Thoughts on TV Guide’s 2018 Fall Preview Issue

I didn’t have time over the long holiday weekend to review this year’s Fall Preview issue of TV Guide magazine. According to the official editorial calendar, the issue went on sale last last Thursday (August 30th). However, I checked a grocery store and the closest Barnes & Noble that day and both had the previous issue on sale. When I went out again the following day, the grocery store still had the previous issue on the racks in the check-out aisles. Fortunately, Barnes & Noble had the Fall Preview issue in its magazine section.

For the first time ever, I only bought a single copy. I’ve always purchased two copies of every Fall Preview issue. That way I have a backup in case something happens to the first copy. I’ve finally decided it’s just not worth buying and storing two copies. One is enough.

Scan of the front cover to the 2018 Fall Preview issue of TV Guide magazine.
Cover to the 2018 Fall Preview Issue of TV Guide
(© 2018 TV Guide Magazine, LLC)

I like the cover to this year’s Fall Preview issue, although it does look an awful lot like last year’s cover.

New This Fall

The 92-page double issue devotes 32 pages (including the two-page “Roush Review” section) to new fall programming on the broadcast networks, cable, premium cable, and streaming services. TV Guide claims the Fall Preview section includes 46 new shows, I only counted 39.

Rather than list new shows by night of the week, TV Guide decided to group all the new shows into categories: Reboots and More!, Fish Out of Water, Workplace Drama, Ensembles, Bad Romance, Blockbuster Leads, Family Fun, and Strange and Unexplained. It’s a ridiculous and confusing way to present new shows, if you ask me. The night-by-night breakdown is logical and simple.

Scan of a page from the 2018 Fall preview issue of TV Guide magazine.
A page from the 2018 Fall Preview issue.
(© 2018 TV Guide Magazine, LLC)

As has been the case for years, the amount of space devoted to each show varies from a two-page spread to a brief paragraph. Magnum P.I. (CBS) and A Million Little Things (ABC) are both given two-page spreads. Five shows in the Reboots and More! category, including The Miniaturist (PBS) and Charmed (The CW) each get a few sentences. There are some interviews scattered throughout the Fall Preview section. Look for the “Watch My Show” logo.

Ten new shows receive the “Editors’ Pick” seal of approval: Murphy Brown (CBS), The Rookie (ABC), A Million Little Things (ABC), All American (The CW), The Little Drummer Girl (AMC), You (Lifetime), The Kominsky Method (Netflix), Escape at Dannemora (Showtime), The Kids Are Alright (ABC), and Manifest (NBC).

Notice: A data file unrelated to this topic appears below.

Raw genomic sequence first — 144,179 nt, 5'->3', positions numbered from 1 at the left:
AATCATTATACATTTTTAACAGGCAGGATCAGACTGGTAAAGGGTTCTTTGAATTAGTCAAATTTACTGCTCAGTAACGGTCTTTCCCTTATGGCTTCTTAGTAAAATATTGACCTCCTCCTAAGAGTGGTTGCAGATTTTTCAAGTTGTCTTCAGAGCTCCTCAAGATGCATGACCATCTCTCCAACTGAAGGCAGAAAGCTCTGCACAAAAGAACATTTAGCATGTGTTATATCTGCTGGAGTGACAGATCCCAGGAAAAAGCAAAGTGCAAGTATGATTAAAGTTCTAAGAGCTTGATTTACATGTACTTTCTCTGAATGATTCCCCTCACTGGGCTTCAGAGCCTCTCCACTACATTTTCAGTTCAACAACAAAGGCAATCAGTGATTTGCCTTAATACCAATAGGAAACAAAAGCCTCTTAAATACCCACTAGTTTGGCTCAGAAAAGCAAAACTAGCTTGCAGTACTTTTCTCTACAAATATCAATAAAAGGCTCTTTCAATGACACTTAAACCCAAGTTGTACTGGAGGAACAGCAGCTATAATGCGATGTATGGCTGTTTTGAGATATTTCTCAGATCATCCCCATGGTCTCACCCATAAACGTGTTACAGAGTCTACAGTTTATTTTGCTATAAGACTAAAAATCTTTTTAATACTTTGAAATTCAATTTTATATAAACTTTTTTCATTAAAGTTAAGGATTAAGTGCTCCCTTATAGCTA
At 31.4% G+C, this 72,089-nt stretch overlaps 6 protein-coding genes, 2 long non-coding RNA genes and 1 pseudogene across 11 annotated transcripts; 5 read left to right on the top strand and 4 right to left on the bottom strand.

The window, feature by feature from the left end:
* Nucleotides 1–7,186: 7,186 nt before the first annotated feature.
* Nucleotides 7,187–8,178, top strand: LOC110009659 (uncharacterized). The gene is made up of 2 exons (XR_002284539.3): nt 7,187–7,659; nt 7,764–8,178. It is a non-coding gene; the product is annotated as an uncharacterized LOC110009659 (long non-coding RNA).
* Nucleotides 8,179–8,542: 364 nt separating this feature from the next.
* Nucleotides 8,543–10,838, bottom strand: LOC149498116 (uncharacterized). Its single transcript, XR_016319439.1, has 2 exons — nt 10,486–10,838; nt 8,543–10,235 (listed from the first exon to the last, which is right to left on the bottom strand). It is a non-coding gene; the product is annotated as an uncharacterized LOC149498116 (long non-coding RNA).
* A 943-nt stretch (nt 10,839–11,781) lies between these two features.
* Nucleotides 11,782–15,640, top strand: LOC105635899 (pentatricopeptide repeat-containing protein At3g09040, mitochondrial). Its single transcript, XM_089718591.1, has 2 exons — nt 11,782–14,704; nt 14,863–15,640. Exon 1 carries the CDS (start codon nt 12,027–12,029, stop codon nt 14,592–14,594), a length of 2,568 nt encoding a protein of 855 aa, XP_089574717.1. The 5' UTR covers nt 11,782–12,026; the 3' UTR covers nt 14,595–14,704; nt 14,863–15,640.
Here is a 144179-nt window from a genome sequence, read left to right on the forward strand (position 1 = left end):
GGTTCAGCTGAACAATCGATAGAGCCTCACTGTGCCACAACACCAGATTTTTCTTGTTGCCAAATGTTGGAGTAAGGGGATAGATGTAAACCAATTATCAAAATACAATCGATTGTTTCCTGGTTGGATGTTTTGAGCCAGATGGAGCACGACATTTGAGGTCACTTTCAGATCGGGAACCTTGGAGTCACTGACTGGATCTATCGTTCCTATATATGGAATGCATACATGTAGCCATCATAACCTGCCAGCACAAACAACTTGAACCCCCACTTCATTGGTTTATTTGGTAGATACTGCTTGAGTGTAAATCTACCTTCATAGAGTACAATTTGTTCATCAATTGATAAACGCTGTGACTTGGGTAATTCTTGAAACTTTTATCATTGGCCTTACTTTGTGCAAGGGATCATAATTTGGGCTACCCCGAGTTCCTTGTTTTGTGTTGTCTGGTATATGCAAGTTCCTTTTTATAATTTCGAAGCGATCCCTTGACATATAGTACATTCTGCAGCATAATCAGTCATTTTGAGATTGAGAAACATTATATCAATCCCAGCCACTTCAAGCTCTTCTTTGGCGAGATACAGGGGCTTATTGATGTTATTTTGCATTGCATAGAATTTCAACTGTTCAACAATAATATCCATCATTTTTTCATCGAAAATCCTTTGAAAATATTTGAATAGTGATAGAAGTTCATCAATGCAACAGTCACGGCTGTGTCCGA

Is The Fall Preview Issue Still Relevant?

TV Guide had a circulation of 1.2 million copies during the first six months of 2018, according to the Alliance for Audited Media. That’s a tiny drop from the first six months of 2017 when it had a circulation of 1.3 million copies. When NTVB Media purchased the magazine from OpenGate Capital in October 2015, it had a circulation of around 1.8 million copies.

Scan of the Fall 2018 grid from TV Guide.
The Fall 2018 Grid
(© 2018 TV Guide Magazine, LLC)

With so many other media outlets writing about and reviewing television, the Fall Preview issue of TV Guide likely isn’t useful to many people. I will admit there were quite a few new shows I hadn’t heard of, so I suppose I learned something while leafing through the Fall Preview section. Until the day comes when TV Guide ceases to exist, I’ll keep buying the Fall Preview issue every year. It’s tradition.

Bonus! Watch commercials for the 1962 and 1979 Fall Preview issues.


Are you still a TV Guide subscriber? Do you collect Fall Preview issues? Hit the comments with your thoughts.

3 Replies to “Thoughts on TV Guide’s 2018 Fall Preview Issue”

  1. TV Guide’s fall preview seems to become more irrelevant every year. The only reason I even have a subscription is for the streaming section.

  2. Magnum P.I. likely got a 2 page spread because CBS owns TVGuide and it’s their biggest new show to promote. And I think if you look at the ratio of shows talked about you’ll find them leaning towards CBS shows. The magazine is likely to last as long as CBS feels it’s a useful promotional tool.

    I don’t know how many still use TV guide to find out what’s on. Most systems use some sort of digital guide. Even off-air has digital listings if you have a device that reads them. It’s just so much easier to use a digital guide and highlight what you want to record (if you have a PVR) than to try and do things manually.

  3. We inherited a subscription from my late sister in law. She was a bit of a recluse and lived out in the country with a satellite dish (but no internet or smart phone). TV Guide was a primary source of her viewing information. I usually read one or two articles each week but will probably not renew the subscription once it expires

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